Bacteriophages suppress CRISPR–Cas immunity using RNA-based anti-CRISPRs

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Many bacteria use CRISPR–Cas systems to combat mobile genetic elements, such as bacteriophages and plasmids1. In turn, these invasive elements have evolved anti-CRISPR proteins to block host immunity2,3. Here we unveil a distinct type of CRISPR–Cas Inhibition strategy that is based on small non-coding RNA anti-CRISPRs (Racrs). Racrs mimic the repeats found in CRISPR arrays and are encoded in viral genomes as solitary repeat units4. We show that a prophage-encoded Racr strongly inhibits the type I-F CRISPR–Cas system by interacting specifically with Cas6f and Cas7f, resulting in the formation of an aberrant Cas subcomplex. We identified Racr candidates for almost all CRISPR–Cas types encoded by a diverse range of viruses and plasmids, often in the genetic context of other anti-CRISPR genes5. Functional testing of nine candidates spanning the two CRISPR–Cas classes confirmed their strong immune inhibitory function. Our results demonstrate that molecular mimicry of CRISPR repeats is a widespread anti-CRISPR strategy, which opens the door to potential biotechnological applications6.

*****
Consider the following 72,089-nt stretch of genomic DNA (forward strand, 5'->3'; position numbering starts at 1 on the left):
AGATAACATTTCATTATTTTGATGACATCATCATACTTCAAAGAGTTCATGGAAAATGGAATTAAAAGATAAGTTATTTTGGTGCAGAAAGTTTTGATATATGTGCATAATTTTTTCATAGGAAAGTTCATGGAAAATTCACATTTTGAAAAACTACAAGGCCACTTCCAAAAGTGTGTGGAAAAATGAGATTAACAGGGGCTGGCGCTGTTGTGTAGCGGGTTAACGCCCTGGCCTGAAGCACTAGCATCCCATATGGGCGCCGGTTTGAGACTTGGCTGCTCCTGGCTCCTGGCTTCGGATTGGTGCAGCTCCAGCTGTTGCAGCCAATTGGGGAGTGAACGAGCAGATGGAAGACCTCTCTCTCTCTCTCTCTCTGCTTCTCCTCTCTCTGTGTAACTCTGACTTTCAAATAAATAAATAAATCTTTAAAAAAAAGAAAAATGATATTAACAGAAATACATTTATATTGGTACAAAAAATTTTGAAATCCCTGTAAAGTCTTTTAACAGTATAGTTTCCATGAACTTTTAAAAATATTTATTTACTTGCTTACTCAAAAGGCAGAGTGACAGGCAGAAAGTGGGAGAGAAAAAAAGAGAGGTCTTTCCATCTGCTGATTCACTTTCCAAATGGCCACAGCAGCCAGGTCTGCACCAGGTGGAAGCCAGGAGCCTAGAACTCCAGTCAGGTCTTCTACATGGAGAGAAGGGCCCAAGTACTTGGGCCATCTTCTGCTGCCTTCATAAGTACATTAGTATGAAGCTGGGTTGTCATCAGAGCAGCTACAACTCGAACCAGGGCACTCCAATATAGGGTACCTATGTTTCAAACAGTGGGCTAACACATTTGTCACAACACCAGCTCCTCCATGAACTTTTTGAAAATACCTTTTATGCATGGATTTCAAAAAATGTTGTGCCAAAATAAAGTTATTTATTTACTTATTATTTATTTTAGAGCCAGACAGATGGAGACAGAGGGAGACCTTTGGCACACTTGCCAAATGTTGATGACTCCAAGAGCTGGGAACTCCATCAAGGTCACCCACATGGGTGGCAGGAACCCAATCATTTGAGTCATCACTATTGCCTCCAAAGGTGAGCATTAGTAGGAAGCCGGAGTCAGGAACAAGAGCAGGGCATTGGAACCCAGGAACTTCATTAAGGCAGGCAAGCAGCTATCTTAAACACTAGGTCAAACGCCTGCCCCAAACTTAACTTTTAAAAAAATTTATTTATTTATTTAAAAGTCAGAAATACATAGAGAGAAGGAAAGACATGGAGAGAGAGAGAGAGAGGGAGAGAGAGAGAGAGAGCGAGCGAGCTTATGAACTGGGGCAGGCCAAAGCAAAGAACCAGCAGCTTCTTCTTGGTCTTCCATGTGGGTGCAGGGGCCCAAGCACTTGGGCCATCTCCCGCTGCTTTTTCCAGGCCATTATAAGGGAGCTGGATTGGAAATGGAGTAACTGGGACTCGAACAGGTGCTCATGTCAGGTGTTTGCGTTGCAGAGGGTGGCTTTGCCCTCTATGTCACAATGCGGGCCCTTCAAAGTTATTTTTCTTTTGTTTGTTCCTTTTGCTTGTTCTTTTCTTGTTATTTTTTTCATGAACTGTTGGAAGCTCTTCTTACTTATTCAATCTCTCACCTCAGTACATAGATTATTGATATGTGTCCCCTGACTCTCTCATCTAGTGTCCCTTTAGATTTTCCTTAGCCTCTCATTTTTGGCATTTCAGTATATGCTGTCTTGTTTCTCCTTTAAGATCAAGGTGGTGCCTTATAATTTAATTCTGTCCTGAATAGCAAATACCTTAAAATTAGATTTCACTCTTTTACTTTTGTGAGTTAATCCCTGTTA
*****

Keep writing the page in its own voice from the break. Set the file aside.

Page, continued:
Original languageEnglish
Issue number7987
Pages (from-to)601-607
Number of pages7
Publication statusPublished - 2023

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© 2023, The Author(s).

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